USD is broadly higher once again, although the NZD has bucked the trend and is up slightly on the day; US Treasury yields are also broadly unchanged overnight; GBP is the worst performer over the past 24 hours

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By Nick Smyth

Market movements have been reasonably modest overnight as we await Fed Chair Powell’s speech tomorrow and the Trump-Xi meeting on the weekend.  There was little reaction to a speech from Fed vice Chair Clarida overnight.  The USD is broadly higher once again, although the NZD has bucked the trend and is up slightly on the day. 

There have been plenty of trade-related news headlines over the past 24 hours, mostly negative, but with little impact on markets.  Yesterday morning, the WSJ reported an interview with President Trump in which he said it was “highly unlikely” that he would hold off on increasing tariffs from 10% to 25% on $200b of Chinese imports from January 1st.  He added “if we don’t make a deal, then I’m going to put the $267 billion additional on.”  Whether this is all part of Trump’s negotiating tactics remains to be seen, and at this stage the market is probably confused by his constantly changing comments on whether a deal with China is likely – the market reaction was limited.  Later in the session, German press reported that Trump would possibly decide on whether to impose tariffs on auto imports, “as early as next week.”  The article, quoting EU sources, said the US Department of Commerce had recommended a 25% tariffs on auto imports from all countries except Canada and Mexico.  US equities are down slightly on the day, with defensives continuing to outperform cyclical stocks. 

US Treasury yields are also broadly unchanged overnight, with Fed vice Chair Clarida’s much-anticipated speech having little impact.  Clarida highlighted the robust fundamentals of the US economy but said that policy would need to be more data-dependent going forward given the Fed funds rate is “much closer to the vicinity” of neutral.  In contrast to his speech earlier this month, he didn’t mention risks to the global growth outlook, nor did he discuss recent market volatility.  A December rate hike by the Fed is still very likely (the market prices upwards of 80% chance), if for no other reason than it reaffirms the Fed’s independence in light of the criticism coming via the President’s Twitter feed.  But the Fed policy outlook in 2019 is more uncertain.  Fed Chair Powell’s speech tomorrow morning will be closely watched.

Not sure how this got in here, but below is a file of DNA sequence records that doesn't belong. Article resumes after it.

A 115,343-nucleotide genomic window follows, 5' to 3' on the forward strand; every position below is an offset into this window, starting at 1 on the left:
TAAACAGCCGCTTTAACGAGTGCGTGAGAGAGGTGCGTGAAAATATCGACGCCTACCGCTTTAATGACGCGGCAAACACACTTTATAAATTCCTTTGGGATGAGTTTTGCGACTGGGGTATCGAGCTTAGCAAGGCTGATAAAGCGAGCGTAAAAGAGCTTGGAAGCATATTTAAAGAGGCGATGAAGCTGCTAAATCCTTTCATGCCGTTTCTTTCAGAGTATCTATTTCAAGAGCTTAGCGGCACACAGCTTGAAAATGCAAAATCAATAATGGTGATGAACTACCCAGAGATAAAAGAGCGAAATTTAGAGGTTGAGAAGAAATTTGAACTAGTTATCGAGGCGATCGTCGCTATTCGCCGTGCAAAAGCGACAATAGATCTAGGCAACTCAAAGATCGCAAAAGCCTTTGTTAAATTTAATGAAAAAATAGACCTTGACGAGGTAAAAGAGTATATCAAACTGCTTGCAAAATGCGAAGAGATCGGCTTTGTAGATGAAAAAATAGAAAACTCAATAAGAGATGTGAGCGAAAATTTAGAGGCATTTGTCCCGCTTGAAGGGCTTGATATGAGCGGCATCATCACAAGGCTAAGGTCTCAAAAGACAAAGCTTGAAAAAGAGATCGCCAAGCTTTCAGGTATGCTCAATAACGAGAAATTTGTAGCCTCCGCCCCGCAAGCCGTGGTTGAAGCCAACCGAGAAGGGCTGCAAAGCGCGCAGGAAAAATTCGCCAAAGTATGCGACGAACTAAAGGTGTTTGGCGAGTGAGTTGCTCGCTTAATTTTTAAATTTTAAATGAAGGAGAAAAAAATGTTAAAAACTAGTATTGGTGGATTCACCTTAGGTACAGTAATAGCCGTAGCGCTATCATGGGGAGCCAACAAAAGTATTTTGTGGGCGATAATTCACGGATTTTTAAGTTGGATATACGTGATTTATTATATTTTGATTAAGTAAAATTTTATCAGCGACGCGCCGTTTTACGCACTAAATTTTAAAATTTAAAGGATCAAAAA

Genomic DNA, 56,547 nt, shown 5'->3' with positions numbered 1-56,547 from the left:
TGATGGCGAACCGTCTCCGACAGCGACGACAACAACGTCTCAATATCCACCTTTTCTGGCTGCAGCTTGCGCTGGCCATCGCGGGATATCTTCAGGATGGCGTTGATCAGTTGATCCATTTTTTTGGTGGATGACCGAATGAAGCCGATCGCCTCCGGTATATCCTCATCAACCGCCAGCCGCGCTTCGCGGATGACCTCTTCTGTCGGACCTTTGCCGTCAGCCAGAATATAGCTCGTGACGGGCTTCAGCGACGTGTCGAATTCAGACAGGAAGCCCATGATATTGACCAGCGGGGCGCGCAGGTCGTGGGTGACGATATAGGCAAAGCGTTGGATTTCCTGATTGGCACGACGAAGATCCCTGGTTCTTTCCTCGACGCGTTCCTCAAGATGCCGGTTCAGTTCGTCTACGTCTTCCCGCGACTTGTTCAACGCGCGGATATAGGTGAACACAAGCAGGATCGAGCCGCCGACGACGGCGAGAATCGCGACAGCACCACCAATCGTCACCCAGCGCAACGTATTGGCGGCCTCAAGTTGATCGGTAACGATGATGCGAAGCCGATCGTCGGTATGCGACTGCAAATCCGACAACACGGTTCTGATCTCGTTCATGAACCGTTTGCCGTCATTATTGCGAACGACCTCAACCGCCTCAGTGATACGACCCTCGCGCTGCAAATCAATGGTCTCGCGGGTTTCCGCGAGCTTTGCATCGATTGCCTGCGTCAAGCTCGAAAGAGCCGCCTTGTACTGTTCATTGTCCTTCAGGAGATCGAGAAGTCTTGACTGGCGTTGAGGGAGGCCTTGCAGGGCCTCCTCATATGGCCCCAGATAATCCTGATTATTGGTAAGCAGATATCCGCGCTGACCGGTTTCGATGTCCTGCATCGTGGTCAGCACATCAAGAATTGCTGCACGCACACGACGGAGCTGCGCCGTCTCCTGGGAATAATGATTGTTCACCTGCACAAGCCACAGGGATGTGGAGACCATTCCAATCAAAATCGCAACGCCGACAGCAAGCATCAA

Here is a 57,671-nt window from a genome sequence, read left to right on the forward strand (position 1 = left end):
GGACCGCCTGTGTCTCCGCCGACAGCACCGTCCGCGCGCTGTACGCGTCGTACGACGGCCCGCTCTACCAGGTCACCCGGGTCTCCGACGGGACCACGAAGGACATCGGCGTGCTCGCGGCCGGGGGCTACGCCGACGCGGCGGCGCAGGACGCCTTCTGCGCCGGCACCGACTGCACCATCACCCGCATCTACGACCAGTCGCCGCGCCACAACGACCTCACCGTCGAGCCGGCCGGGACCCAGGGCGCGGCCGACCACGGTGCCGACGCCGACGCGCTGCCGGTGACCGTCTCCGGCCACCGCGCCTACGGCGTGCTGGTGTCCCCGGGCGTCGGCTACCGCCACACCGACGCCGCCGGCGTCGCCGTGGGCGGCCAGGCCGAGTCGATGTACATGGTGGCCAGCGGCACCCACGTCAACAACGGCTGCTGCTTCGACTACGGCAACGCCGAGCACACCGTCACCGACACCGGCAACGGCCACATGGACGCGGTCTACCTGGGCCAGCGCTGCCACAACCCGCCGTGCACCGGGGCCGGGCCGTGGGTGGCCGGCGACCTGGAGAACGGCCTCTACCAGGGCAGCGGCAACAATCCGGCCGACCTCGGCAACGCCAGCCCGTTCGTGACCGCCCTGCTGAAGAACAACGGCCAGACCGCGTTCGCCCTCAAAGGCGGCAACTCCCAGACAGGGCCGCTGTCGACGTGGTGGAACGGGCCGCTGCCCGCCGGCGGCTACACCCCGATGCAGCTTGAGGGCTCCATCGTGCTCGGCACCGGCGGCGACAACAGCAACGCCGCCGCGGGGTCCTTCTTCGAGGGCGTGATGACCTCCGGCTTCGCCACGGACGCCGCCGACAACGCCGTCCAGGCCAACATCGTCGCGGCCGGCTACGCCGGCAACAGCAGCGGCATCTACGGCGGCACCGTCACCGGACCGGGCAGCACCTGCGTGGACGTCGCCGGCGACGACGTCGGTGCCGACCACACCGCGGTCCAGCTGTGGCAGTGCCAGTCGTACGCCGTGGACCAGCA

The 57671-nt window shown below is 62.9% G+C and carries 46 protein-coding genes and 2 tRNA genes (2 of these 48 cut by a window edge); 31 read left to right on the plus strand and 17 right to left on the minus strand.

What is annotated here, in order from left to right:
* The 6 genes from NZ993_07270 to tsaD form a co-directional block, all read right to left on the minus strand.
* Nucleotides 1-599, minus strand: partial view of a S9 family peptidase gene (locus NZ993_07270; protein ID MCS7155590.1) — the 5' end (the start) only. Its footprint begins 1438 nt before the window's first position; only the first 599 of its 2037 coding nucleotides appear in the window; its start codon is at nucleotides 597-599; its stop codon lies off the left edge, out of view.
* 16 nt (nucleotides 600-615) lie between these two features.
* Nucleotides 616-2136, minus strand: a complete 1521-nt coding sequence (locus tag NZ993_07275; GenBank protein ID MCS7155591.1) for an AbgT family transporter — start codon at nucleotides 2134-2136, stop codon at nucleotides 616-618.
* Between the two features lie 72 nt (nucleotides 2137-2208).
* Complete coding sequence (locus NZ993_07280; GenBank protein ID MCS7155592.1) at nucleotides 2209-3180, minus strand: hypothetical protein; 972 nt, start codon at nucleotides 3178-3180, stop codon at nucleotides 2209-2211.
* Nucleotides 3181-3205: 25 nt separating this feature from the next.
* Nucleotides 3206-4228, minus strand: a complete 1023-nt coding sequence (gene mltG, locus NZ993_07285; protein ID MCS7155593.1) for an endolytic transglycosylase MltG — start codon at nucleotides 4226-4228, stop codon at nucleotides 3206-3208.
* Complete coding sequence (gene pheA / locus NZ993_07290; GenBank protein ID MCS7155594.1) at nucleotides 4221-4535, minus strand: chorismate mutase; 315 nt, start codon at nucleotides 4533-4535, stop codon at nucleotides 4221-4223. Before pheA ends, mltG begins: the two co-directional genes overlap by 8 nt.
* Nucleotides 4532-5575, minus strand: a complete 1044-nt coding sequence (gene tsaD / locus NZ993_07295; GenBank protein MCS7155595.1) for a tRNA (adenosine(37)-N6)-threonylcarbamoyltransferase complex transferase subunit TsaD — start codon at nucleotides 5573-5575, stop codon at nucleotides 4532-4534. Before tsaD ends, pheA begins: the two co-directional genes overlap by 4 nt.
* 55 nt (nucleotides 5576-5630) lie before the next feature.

Despite the limited moves in equities and rates, the USD is stronger once again, with the DXY and Bloomberg DXY indices pushing up towards 18 month highs.  The strength in the USD appears to be, at least partly, related to the continued outperformance of the US economy relative to the rest of the world.  Overnight, US consumer confidence fell slightly, but remained close to 18 year highs.  The so-called “labour differential”, which measures the difference between the “jobs plentiful” and “jobs hard to get” indices, rose to a fresh 18 year high, and points to continued falls in the US unemployment rate. 

The GBP is the worst performer over the past 24 hours, down 0.75% to 1.2740.  The GBP is now close to its lowest levels since mid-2017.  Brexit continues to weigh on the GBP ahead of the parliamentary vote on December 11th amid widespread scepticism that the recently agreed deal has the required numbers to pass.  President Trump’s comments yesterday that May’s proposed deal could threaten a bilateral trade deal with the US probably didn’t help, even though his comments might be misinformed.  The EUR was 0.3% lower to 1.1290, in sympathy with the moves in the GBP. 

The NZD has been the only currency to appreciate against the USD over the past 24 hours, albeit only slightly, and currently sits at 0.6780.  Trump’s comments on a Chinese trade deal being unlikely caused a short-lived fall in the NZD yesterday morning, but it has since recovered those losses.  There was also little market reaction to the wider than expected NZ trade balance data yesterday.  The underlying strength in imports appears indicative of still-strong domestic demand and capacity pressures.  The NZD/AUD has pushed up above 0.94 again. 

In contrast to the strength in the NZD, NZ rates continued their gradual grind lower yesterday, with swap rates lower by around 2bps across the curve.  The 5 year swap has now declined in 10 of the past 11 trading days, since it peaked after the blockbuster NZ employment report.  The market has pushed back the timing of the first RBNZ hike to late-2020, although there is still no chance of cuts priced into the curve.  The FSR is released this morning, and the market will be watching for the Bank’s decision on whether to loosen LVR restrictions.  We will also be keeping an ear out for any monetary policy-relevant comments from the Governor in the press conference.


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